If you’ve been keeping up with films like White Vengeance or any of the other modern epics streaming out of China here lately, one thing that can be expected is high production values. The Assassins is no different in this regard. The film looks very good, as anyone might expect. The compositions are all quite lovely, and the movie jumps around in several distinct locations. The battle sequences, in particular, have distinctly different tones and pallets to them, which makes for a rather intriguing sight. The vastness of the production also can’t be ignored. The number of extras used is ridiculous, and I also have to give the movie credit for using CGI in an intelligent way. The film fleshes out many of the action scenes by reproducing the grand scale that this story requires. The CG created extras are indiscernible from the actual living characters being used on the battlefield. The result is a massive looking film that looks absolutely stunning. From the large scale views of the various castles to the brilliantly compiled cast, on paper The Assassins has everything going in its favor.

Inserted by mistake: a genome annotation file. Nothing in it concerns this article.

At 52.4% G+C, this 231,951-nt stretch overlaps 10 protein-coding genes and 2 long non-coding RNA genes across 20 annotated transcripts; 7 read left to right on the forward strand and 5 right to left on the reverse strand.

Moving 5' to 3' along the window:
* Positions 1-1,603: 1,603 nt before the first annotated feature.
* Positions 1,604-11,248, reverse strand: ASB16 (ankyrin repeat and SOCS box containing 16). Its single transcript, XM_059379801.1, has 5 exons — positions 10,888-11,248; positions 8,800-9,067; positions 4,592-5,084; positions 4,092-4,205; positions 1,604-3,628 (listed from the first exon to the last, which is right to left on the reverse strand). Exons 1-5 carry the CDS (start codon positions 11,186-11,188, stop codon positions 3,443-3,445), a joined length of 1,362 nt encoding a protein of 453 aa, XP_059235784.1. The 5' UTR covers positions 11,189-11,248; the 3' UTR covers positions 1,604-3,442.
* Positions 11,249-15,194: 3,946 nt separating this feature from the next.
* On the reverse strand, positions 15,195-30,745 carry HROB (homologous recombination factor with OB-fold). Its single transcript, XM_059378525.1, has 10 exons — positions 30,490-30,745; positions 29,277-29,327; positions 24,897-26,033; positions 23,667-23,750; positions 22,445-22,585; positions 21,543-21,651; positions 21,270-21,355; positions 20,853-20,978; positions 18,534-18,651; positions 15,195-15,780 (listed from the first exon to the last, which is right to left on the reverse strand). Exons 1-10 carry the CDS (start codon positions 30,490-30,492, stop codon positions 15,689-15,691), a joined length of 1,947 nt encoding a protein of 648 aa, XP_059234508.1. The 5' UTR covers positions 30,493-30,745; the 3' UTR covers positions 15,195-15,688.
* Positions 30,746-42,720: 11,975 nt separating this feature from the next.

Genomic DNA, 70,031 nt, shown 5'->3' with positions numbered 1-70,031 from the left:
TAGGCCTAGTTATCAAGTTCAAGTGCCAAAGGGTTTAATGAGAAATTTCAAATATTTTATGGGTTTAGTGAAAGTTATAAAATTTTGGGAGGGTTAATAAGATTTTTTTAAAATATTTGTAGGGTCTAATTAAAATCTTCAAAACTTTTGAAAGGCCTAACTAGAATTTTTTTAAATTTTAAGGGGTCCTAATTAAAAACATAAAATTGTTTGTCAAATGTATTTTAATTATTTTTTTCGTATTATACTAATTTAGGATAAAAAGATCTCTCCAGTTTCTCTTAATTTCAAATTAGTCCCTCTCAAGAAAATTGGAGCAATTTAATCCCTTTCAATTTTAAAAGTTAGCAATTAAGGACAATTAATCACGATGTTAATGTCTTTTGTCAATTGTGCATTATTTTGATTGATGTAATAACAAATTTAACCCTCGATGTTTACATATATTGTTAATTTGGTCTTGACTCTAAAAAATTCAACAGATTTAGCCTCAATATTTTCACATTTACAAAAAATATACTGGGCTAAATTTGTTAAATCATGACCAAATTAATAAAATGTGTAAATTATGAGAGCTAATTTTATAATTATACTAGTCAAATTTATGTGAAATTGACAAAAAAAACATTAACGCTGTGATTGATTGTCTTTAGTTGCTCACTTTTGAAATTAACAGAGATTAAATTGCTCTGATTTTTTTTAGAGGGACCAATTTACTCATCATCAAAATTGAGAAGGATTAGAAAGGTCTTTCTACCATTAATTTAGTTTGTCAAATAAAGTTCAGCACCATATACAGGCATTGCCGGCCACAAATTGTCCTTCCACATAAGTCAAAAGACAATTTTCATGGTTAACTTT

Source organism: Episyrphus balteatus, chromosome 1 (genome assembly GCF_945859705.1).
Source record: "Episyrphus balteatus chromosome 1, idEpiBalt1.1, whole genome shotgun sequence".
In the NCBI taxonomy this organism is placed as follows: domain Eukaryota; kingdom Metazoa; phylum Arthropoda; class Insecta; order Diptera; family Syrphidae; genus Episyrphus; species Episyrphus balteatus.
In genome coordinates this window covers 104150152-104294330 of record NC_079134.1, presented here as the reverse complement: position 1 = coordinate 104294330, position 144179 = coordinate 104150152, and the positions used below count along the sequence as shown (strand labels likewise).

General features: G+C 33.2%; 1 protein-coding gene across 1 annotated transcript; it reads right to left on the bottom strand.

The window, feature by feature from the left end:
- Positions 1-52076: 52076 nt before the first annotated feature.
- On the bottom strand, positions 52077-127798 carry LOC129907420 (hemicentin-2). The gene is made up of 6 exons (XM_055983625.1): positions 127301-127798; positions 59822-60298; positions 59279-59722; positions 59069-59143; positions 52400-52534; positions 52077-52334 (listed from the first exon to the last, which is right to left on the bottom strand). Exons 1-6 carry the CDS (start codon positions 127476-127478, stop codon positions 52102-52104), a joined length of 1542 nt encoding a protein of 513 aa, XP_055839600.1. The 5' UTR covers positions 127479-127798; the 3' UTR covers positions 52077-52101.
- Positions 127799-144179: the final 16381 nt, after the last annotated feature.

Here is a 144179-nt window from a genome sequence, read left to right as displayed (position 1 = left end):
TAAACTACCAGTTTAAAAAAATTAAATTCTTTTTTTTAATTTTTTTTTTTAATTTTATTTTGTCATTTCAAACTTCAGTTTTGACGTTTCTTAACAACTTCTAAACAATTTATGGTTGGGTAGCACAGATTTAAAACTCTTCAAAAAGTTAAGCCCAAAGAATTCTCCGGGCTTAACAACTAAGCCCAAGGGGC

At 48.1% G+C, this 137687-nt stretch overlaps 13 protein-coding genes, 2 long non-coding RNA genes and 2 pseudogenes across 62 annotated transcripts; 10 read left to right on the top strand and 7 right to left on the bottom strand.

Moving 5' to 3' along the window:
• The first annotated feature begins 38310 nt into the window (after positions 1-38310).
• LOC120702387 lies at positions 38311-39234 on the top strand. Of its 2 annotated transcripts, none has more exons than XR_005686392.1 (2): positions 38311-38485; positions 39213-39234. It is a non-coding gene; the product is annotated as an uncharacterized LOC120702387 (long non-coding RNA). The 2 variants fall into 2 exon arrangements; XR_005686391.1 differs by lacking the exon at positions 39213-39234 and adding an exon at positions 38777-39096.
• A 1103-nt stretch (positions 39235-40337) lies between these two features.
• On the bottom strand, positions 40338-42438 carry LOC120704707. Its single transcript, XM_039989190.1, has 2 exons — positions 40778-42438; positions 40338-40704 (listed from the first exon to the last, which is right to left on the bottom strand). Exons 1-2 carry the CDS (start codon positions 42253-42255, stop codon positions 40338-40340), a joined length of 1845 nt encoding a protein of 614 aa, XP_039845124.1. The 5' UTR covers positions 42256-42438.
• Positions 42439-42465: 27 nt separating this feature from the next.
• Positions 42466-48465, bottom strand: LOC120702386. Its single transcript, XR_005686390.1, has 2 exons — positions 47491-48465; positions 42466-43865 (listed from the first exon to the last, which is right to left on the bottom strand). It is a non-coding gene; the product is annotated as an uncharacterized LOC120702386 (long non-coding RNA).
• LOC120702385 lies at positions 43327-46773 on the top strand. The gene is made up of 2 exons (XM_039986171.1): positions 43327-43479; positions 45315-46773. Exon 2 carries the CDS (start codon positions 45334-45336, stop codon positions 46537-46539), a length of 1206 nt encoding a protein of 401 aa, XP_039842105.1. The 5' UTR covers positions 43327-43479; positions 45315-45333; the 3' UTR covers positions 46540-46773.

Unfortunately, the sterile and polished look of the film is not enough to guarantee interesting subject matter. The general beats of the film are easy enough to spot and the dedication to formula ultimately hurts the movie. Although it occasionally holds a few surprises, The Assassins can not outrun being relatively predictable. Despite the overencumbered plots and subplots, an astute audience member will see the patterns unfurling within the early half of this movie. During the first half of the movie we see armies attempting to assassinate the Chancellor (Chow Yun-fat), and it is evident that they are not likely to succeed since their whole purpose was to act as a plot device for our lead character to say “if an entire platoon can’t kill him, how will I?” Also, the bullying from Chow Yun-Fat’s character is very typical of films such as this. His character acts by the typical code of all tyrants and many of his moves throughout the film can be calculated by an attentive audience member. To be sure though, any audience member who hopes to keep up with The Assassins is going to have to remain quite attentive to all of the random plots and subplots that flow into and out of the story.